Fri, Apr 09, 2010 - Page 8 News List

How to ‘green’ livestock farming

By Chou Chin-Cheng 周晉澄

A report published in 2006 by the UN’s Food and Agriculture Organization, Livestock’s Long Shadow, noted that livestock farming produces great quantities of greenhouse gases such as methane, nitrous oxide and carbon dioxide, accounting for up to 18 percent of all greenhouse gas emissions.

The November-December 2009 issue of World Watch magazine went even further by factoring in data for both direct and indirect emissions generated by livestock farming — pushing the figure up to 51 percent.

However, much of the data behind these figures come from cross-sector sources and because the contribution made by each individual sector has not yet been accurately calculated, further revisions are likely. For this reason, University of California researcher Frank Mitloehner said that blaming climate change on cows and pigs was not scientifically accurate.

Still, if someone were to claim that reducing livestock farming and consumption of meat would have an adverse impact on the climate, that would be even more dubious.

Meat production worldwide has grown by about 5 percent per year for the past 30 years. Most of this increase has taken place in developing countries, where production has roughly quadrupled.

Although consumption of meat per person in industrialized countries is three to four times that of people in developing nations, more than half of the world’s meat is now produced and consumed in the latter.

Most notably, China’s ­consumption of meat has more than doubled in the past 20 years.

If production continues to grow at this rate, there will be a major increase in industrialized livestock factories and more land will be used to grow maize and grass for animal feed. Much of this land will be in areas that originally had few human inhabitants, but plenty of trees.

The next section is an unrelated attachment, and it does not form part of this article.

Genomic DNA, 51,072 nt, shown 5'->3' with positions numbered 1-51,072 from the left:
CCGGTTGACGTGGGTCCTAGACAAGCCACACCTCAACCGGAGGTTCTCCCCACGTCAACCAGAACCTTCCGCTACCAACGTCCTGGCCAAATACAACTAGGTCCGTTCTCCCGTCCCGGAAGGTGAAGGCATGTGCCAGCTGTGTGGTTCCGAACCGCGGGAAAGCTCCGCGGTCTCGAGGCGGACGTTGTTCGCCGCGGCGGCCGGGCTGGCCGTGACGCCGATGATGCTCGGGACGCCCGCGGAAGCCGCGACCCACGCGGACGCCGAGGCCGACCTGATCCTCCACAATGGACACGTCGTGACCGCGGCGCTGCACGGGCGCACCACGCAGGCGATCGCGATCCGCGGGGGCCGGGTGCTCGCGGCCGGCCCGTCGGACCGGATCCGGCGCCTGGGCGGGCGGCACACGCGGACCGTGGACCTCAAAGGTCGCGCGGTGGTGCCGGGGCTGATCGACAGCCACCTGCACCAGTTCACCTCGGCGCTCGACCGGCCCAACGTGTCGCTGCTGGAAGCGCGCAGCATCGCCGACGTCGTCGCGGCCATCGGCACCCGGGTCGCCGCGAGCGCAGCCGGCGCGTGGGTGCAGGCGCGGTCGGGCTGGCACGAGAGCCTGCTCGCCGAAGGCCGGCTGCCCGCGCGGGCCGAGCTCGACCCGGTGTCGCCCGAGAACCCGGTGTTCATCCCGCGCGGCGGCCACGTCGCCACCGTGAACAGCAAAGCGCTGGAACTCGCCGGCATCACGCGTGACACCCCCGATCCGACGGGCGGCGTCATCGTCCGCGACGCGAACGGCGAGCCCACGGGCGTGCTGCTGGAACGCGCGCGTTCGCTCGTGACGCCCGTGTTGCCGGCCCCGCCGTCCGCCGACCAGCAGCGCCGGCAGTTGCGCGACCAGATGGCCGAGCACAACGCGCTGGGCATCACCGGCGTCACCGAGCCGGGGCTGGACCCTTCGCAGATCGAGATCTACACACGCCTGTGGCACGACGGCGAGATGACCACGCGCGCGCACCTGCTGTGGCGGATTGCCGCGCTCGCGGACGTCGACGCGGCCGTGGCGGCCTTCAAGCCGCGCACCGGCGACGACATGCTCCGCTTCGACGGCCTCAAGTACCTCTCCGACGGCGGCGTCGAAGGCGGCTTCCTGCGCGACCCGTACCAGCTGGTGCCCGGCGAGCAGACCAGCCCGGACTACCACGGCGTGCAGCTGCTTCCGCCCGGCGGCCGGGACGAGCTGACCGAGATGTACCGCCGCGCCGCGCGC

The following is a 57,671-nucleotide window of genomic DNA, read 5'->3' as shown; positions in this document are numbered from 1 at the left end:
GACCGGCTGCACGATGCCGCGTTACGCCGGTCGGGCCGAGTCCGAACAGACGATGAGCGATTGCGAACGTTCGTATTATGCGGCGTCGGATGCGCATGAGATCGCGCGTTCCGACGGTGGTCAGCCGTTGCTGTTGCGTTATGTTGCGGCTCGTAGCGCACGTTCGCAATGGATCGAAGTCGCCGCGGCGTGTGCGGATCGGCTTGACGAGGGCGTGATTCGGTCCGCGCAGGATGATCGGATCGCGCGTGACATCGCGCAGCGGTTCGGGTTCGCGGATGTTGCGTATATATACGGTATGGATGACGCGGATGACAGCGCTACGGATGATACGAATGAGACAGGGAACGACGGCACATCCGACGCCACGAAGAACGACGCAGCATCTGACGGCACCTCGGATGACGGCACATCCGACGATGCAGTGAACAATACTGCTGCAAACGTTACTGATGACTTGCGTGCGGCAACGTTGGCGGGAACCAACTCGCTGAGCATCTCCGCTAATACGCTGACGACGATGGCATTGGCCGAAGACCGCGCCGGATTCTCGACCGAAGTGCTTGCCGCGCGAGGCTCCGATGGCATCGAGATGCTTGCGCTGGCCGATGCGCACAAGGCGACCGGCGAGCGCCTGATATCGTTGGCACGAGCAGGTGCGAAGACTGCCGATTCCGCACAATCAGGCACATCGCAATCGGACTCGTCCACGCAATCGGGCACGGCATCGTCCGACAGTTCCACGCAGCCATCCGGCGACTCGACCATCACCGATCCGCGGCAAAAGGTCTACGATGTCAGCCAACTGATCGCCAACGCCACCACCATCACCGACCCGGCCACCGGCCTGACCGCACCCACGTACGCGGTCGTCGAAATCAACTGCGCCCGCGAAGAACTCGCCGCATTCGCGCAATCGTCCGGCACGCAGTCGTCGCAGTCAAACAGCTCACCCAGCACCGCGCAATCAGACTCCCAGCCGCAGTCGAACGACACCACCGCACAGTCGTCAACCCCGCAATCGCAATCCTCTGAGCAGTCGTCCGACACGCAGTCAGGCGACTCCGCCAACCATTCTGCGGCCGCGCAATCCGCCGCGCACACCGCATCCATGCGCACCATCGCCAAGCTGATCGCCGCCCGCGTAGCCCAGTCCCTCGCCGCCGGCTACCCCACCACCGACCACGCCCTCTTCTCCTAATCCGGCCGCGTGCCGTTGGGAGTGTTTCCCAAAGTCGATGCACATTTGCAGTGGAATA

Virgin forests and grassland that store carbon will be developed, increasing greenhouse gas emissions and disrupting the Earth’s carbon cycle between animals and plants.

Eating less meat, riding bicycles and cutting consumption are effective ways of slowing the rapid pace of global warming, but Taiwanese like eating meat, as evidenced by their average per capita consumption of 77kg a year.

This is in the same range as countries in European and the Americas and much higher than consumption levels in developed countries such as Japan and South Korea. Taiwanese also eat fewer grains and vegetables than people in those countries.

The demand for animal protein is not likely to disappear overnight, but we could adjust the amount and variety of our diet, reducing the total consumption of meat and red meat especially.

Global warming is likely to increase the incidence and spread of diseases carried by arthropods (insects and ticks). Floods generated by abnormal weather may scour pastures and cause contamination by effluents, breaking down established management systems, introducing new infectious diseases and reviving older ones.

In recent years, there has been one outbreak after another of what used to be rare contagious diseases that can cross between humans and livestock. The prevalence and spread of such illnesses between different territories may be related to climate-induced factors. Some areas in Taiwan experienced the spread and reappearance of epidemic diseases following floods brought on by Typhoon Morakot last August. There is clearly an urgent need for people from different sectors to get together and ask whether existing pastures are suitable for raising livestock and how to prevent the spread of disease.

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